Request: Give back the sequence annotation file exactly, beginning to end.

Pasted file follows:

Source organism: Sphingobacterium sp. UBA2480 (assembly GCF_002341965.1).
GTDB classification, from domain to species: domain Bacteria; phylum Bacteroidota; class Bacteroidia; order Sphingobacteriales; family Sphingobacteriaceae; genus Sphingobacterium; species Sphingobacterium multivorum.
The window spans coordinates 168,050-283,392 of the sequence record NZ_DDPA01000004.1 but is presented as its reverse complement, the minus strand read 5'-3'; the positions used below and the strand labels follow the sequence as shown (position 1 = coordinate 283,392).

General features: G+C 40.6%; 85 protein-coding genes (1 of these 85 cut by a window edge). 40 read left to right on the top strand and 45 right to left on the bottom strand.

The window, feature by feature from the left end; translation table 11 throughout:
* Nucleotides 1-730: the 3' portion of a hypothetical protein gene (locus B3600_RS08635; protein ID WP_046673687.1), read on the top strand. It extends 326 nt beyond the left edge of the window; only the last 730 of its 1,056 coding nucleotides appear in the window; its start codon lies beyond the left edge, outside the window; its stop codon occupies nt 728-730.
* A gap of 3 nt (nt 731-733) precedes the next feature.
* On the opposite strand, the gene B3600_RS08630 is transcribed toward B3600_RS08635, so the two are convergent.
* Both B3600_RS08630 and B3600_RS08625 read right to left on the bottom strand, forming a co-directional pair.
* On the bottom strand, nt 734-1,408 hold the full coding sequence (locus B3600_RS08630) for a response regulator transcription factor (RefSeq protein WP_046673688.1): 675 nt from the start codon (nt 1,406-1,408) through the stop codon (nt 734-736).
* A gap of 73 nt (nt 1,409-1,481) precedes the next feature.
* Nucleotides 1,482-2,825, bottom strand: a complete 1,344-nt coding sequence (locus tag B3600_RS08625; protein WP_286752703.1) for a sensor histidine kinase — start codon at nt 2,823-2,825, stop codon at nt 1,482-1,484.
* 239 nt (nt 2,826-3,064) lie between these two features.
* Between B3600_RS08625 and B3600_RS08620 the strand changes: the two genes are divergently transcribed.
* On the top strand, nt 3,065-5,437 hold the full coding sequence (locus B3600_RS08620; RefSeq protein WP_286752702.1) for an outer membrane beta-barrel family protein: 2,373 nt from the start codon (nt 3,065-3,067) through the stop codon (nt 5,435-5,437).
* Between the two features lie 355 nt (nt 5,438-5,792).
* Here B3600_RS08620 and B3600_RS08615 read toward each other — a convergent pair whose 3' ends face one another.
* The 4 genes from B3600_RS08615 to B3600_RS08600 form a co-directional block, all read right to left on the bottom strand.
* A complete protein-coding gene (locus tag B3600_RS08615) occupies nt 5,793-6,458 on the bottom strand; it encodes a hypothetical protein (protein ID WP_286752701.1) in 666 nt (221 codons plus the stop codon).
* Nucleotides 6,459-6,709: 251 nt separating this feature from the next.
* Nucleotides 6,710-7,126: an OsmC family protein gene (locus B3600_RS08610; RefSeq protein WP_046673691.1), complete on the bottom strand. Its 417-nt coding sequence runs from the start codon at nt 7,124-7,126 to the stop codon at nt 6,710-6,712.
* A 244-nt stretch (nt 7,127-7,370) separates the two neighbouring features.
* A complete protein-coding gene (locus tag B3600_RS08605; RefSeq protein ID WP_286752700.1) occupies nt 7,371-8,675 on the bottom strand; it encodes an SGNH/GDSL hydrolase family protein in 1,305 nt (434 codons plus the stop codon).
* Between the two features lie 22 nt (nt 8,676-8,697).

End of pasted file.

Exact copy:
Source organism: Sphingobacterium sp. UBA2480 (assembly GCF_002341965.1).
GTDB classification, from domain to species: domain Bacteria; phylum Bacteroidota; class Bacteroidia; order Sphingobacteriales; family Sphingobacteriaceae; genus Sphingobacterium; species Sphingobacterium multivorum.
The window spans coordinates 168,050-283,392 of the sequence record NZ_DDPA01000004.1 but is presented as its reverse complement, the minus strand read 5'-3'; the positions used below and the strand labels follow the sequence as shown (position 1 = coordinate 283,392).

General features: G+C 40.6%; 85 protein-coding genes (1 of these 85 cut by a window edge). 40 read left to right on the top strand and 45 right to left on the bottom strand.

The window, feature by feature from the left end; translation table 11 throughout:
* Nucleotides 1-730: the 3' portion of a hypothetical protein gene (locus B3600_RS08635; protein ID WP_046673687.1), read on the top strand. It extends 326 nt beyond the left edge of the window; only the last 730 of its 1,056 coding nucleotides appear in the window; its start codon lies beyond the left edge, outside the window; its stop codon occupies nt 728-730.
* A gap of 3 nt (nt 731-733) precedes the next feature.
* On the opposite strand, the gene B3600_RS08630 is transcribed toward B3600_RS08635, so the two are convergent.
* Both B3600_RS08630 and B3600_RS08625 read right to left on the bottom strand, forming a co-directional pair.
* On the bottom strand, nt 734-1,408 hold the full coding sequence (locus B3600_RS08630) for a response regulator transcription factor (RefSeq protein WP_046673688.1): 675 nt from the start codon (nt 1,406-1,408) through the stop codon (nt 734-736).
* A gap of 73 nt (nt 1,409-1,481) precedes the next feature.
* Nucleotides 1,482-2,825, bottom strand: a complete 1,344-nt coding sequence (locus tag B3600_RS08625; protein WP_286752703.1) for a sensor histidine kinase — start codon at nt 2,823-2,825, stop codon at nt 1,482-1,484.
* 239 nt (nt 2,826-3,064) lie between these two features.
* Between B3600_RS08625 and B3600_RS08620 the strand changes: the two genes are divergently transcribed.
* On the top strand, nt 3,065-5,437 hold the full coding sequence (locus B3600_RS08620; RefSeq protein WP_286752702.1) for an outer membrane beta-barrel family protein: 2,373 nt from the start codon (nt 3,065-3,067) through the stop codon (nt 5,435-5,437).
* Between the two features lie 355 nt (nt 5,438-5,792).
* Here B3600_RS08620 and B3600_RS08615 read toward each other — a convergent pair whose 3' ends face one another.
* The 4 genes from B3600_RS08615 to B3600_RS08600 form a co-directional block, all read right to left on the bottom strand.
* A complete protein-coding gene (locus tag B3600_RS08615) occupies nt 5,793-6,458 on the bottom strand; it encodes a hypothetical protein (protein ID WP_286752701.1) in 666 nt (221 codons plus the stop codon).
* Nucleotides 6,459-6,709: 251 nt separating this feature from the next.
* Nucleotides 6,710-7,126: an OsmC family protein gene (locus B3600_RS08610; RefSeq protein WP_046673691.1), complete on the bottom strand. Its 417-nt coding sequence runs from the start codon at nt 7,124-7,126 to the stop codon at nt 6,710-6,712.
* A 244-nt stretch (nt 7,127-7,370) separates the two neighbouring features.
* A complete protein-coding gene (locus tag B3600_RS08605; RefSeq protein ID WP_286752700.1) occupies nt 7,371-8,675 on the bottom strand; it encodes an SGNH/GDSL hydrolase family protein in 1,305 nt (434 codons plus the stop codon).
* Between the two features lie 22 nt (nt 8,676-8,697).